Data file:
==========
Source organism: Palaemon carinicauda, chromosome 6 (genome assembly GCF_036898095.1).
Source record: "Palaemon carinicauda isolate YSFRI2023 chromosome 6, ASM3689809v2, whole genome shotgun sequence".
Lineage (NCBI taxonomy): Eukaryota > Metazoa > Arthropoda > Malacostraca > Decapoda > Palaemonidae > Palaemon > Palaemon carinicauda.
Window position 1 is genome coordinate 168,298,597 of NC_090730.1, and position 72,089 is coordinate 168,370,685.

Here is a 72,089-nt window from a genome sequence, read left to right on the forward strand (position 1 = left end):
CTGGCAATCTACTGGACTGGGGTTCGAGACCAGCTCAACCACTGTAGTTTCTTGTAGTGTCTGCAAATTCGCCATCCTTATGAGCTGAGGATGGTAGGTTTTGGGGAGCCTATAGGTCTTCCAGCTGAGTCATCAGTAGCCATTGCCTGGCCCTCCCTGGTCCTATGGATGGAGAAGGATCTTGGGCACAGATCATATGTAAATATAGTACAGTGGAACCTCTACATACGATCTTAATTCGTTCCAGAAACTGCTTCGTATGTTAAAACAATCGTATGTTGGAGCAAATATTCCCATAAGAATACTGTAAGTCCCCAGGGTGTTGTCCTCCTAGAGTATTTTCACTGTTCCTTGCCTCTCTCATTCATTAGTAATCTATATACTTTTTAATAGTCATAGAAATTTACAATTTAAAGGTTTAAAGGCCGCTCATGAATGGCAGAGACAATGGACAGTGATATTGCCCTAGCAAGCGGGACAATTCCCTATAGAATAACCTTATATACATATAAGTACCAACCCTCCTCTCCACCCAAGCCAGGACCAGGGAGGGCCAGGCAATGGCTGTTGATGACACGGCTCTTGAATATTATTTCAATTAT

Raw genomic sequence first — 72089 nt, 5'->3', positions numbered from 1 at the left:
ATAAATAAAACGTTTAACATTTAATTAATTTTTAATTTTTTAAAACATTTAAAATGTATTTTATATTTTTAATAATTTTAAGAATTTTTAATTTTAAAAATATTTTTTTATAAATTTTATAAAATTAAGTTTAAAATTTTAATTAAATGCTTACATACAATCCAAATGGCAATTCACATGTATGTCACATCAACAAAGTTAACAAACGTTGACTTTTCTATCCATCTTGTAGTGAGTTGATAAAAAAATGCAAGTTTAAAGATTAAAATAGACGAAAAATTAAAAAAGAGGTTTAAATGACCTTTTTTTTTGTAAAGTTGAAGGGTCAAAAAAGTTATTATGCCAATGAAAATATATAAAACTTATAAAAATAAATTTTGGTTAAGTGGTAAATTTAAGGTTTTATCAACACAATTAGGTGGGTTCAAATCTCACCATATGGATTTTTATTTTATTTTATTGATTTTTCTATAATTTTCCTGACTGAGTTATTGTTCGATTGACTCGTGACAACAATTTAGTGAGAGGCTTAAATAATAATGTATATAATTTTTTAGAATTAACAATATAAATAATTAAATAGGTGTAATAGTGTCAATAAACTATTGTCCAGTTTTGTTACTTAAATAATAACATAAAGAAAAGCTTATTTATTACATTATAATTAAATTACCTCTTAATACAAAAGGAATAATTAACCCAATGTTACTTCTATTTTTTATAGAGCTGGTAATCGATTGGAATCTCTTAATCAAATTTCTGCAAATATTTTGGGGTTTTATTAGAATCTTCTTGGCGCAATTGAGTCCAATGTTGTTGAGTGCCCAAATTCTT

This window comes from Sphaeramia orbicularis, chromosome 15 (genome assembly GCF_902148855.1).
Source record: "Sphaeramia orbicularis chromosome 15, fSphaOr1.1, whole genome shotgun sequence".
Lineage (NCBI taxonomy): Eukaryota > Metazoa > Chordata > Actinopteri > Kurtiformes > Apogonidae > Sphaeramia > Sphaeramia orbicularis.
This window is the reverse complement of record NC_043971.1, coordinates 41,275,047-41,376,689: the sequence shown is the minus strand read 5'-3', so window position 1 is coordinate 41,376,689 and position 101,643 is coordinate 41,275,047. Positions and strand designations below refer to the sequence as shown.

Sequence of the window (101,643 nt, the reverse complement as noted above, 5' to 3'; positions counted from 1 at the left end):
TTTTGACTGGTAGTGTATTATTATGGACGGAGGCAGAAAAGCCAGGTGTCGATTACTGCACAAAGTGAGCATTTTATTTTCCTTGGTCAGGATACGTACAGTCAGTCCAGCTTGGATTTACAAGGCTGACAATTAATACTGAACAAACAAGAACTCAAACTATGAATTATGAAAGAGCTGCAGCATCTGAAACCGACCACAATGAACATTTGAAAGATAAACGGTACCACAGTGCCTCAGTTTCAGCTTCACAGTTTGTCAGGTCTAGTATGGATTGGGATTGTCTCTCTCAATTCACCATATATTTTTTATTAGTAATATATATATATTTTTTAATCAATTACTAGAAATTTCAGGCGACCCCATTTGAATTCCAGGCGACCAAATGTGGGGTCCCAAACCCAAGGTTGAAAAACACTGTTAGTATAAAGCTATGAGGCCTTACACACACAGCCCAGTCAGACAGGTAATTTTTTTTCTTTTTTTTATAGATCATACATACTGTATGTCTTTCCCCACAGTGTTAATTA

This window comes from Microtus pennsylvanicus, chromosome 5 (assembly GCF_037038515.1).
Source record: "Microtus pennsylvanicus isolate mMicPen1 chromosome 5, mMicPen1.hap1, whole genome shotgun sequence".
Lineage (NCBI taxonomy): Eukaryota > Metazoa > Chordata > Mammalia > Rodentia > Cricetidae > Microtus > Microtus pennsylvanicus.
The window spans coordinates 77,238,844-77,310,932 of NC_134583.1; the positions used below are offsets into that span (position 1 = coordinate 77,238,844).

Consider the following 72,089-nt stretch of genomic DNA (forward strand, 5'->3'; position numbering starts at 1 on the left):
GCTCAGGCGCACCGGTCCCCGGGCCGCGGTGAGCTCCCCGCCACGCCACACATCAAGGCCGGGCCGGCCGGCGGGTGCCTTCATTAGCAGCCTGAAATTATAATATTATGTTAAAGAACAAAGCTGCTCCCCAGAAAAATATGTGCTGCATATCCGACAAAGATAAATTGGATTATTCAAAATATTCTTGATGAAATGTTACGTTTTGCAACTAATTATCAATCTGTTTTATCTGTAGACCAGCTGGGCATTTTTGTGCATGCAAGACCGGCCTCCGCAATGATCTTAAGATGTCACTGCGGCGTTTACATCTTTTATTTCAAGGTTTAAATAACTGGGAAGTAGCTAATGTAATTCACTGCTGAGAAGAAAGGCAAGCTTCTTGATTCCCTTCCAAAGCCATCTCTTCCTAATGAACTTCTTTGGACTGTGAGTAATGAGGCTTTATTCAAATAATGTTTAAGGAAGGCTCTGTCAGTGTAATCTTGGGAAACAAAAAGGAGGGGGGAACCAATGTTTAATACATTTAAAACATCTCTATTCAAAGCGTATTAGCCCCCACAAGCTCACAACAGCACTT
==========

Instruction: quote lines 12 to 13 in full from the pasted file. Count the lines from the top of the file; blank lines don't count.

This window is the reverse complement of record NC_043971.1, coordinates 41,275,047-41,376,689: the sequence shown is the minus strand read 5'-3', so window position 1 is coordinate 41,376,689 and position 101,643 is coordinate 41,275,047. Positions and strand designations below refer to the sequence as shown.

Sequence of the window (101,643 nt, the reverse complement as noted above, 5' to 3'; positions counted from 1 at the left end):